Reviews, interviews, articles, and other blather about music from the mind of Yugoboy

Friday, June 8, 2018

Oceans of Slumber - The Banished Heart

Oceans of Slumber
The Banished Heart

Do not allow the very slow, very quiet opening of The Banished Heart lull you into complacency; Oceans of Slumber generate oceans of sound; a sound that, while not unique, is certainly unusual in the metal world.  We've gotten past the point of women vocalists being unusual, and it's not overly obvious even that singer Cammie Gilbert is African-American.  What makes Oceans of Slumber distinctive is the ability and even desire to whipsaw from the heaviest of heavy, pounding out death metal vocals and speed metal drumming to Gilbert's arena-quality vocals reminiscent of the ladies of Heart or Amy Lee of Evanescence backing her efforts with that same death and doom metal or quieter passages of reflective mood and lighter sound.

Some bands have a consistency of sound, it works for them, and they do it very well album after album, year after year (ZZ Top, Megadeth and others come to mind).  Others wander all over various genres looking for a sound that pleases both themselves and their fans (Kiss, I reject your disco phase as some sort of aberration).  Oceans of Slumber do neither, confidently using the best elements of metal and heavy rock to achieve whatever each song needs.  Whether it's the 100% death metal in the middle of "At Dawn," the more lyrical and majestic "Fleeting Vigilance" or the much quieter "The Banished Heart" that more directly recalls Evanescence’s less anthemic tunes.

     Hailing from Houston, Texas, bandmates Gilbert, Dobber Beverly (drums and piano), guitarists Sean Gary and Anthony Contreras and Keegan Kelly on bass (the last three being responsible for all non-Cammie vocals) create some extraordinarily tight tunes - engaging, melodic (mostly) and genre-expanding.  It’s probably cheesy, but I gotta say it: don't sleep on Oceans of Slumber.  Give them a listen.  Preferably several.

Mile Marker Zero - The 5th Row

Mile Marker Zero
The 5th Row

"Source Code" opens The 5th Row with a nifty montage of sound bites and quotes from the past thirty-plus years of US and World history, from Reagan's "Tear down this wall!" to a 9/11 Truther's doubt-filled questioning of the ability of a plane to bring down the towers.  This introduction establishes certain expectations of what comes next. Fortunately, what comes next is excellent.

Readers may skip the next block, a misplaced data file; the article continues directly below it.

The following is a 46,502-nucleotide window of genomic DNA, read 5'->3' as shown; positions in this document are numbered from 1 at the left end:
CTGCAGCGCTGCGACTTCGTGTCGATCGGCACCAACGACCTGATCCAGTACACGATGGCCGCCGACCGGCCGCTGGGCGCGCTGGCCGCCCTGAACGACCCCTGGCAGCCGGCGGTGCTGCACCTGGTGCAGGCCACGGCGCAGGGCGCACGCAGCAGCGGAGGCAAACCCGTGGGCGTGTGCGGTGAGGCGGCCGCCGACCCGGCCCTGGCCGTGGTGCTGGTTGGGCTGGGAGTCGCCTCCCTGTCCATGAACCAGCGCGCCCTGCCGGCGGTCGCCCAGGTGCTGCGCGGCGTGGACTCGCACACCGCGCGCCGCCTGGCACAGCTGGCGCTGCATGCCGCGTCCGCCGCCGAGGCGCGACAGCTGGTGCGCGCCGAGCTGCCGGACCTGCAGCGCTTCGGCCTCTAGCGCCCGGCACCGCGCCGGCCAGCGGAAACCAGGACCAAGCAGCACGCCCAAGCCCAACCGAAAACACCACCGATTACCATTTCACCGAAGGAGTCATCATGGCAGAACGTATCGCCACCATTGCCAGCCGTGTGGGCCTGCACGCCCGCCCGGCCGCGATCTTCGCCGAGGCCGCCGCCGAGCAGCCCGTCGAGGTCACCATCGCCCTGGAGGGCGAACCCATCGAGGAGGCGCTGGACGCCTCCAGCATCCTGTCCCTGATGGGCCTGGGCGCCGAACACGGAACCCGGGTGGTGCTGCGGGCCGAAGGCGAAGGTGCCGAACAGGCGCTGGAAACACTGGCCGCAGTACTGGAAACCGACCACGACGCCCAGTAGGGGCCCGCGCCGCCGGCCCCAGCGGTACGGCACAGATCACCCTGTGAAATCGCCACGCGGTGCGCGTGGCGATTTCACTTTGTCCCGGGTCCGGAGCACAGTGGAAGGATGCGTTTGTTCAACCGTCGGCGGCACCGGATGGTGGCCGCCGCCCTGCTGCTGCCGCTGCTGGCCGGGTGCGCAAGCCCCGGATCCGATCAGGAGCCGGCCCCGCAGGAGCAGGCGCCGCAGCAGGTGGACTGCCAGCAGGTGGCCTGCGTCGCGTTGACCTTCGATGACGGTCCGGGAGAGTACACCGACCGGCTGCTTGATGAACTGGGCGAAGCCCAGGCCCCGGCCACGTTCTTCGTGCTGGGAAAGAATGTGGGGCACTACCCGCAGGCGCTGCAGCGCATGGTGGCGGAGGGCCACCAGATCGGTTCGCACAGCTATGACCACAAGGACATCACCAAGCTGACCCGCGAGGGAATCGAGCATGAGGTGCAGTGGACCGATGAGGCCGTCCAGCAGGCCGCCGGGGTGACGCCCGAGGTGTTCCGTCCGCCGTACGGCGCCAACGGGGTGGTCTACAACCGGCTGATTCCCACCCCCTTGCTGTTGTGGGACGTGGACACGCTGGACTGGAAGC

Mile Marker Zero's tight, heavy progressive rock, filled with catchy hooks, well-integrated electronics, and sing-along-friendly vocals appeals on an aesthetic level engaging both taste and thought.  The tracks sport an abundance of Rush and other prog-rock DNA, including lead bass, synthesizers, and really tight production.  Discursive passages down quieter, reflective paths keep The 5th Row from becoming solely an intense assault of technique and technical prowess.  There's plenty of loud guitar-led awesomeness, but these guys don't just stress attack.
While nothing I can find indicates that The 5th Row is a concept album as such, there's certainly a significant theme of running through the tracks.  From the opening "Source Code" to the symbolic "2001," "Digital Warrior," "Building a Machine," "Sacred Geometry," "UI," "2020" and various other tracks throughout, it helps to bring some nerd cred to the experience.
The New England-based quintet, having met and formed at Western Connecticut University's school of music, wastes no line-up slots on duplication of effort.  Vocalist Dave Alley gets significant help from guitarist John Tuohy, bassist Tim Rykoski, drummer Doug Alley and piano/keyboardist Mark Focarile.  Given the band's origins, very little else should surprise about The 5th Row.  The previous sentence is the opposite of pejorative; Mile Marker Zero produces is some smart, thoughtful music - the kind you might get from guys with the kind of time college students have to collaborate and really dial into their craft, covering the kind of topics students getting a decent liberal arts foundation might be encouraged to read and think about.
It might be possible to put The 5th Row on as some good ambient background tunage, but eventually the intelligence of the ideas, styles and lyrics will break through and force the listener to really engage with the complicated nature of what MMZ hath wrought.

Thursday, January 12, 2017

Christian Mistress - To Your Death LP

Christian Mistress
To Your Death

To Your Death, the recent 8-song album by Christian Mistress, an Olympia, Washington-based quintet, is an unabashed celebration of heavy metal done European-style.  Fans of Warlock, Doro, Iron Maiden, Raven, Accept, UDO, and other 80s type bands that avoided the glam rock style flamboyantly erupting from LA like so much hair spray should give this album respect, love, a listen and some lunch money for the glorious assault that their ears will revel in.

The Wikipedia page for CM compares lead singer Christine Davis' vocals to everyone from Patty Smith to Wendy O. Williams to Billy Gibbons of ZZ Top (!?!).  Apparently the editors have failed to enjoy the awesomeness that is Doro Pesch.  As much as Christian Mistress is their own act, and produces music that taps a special place in my heart and my ears' taste buds, I keep coming back to how much it sounds like Doro's Warrior Soul album from 2006.  This in no way diminishes how much I love To Your Death.  If you're gonna sound like somebody else, it might as well be the best sound possible.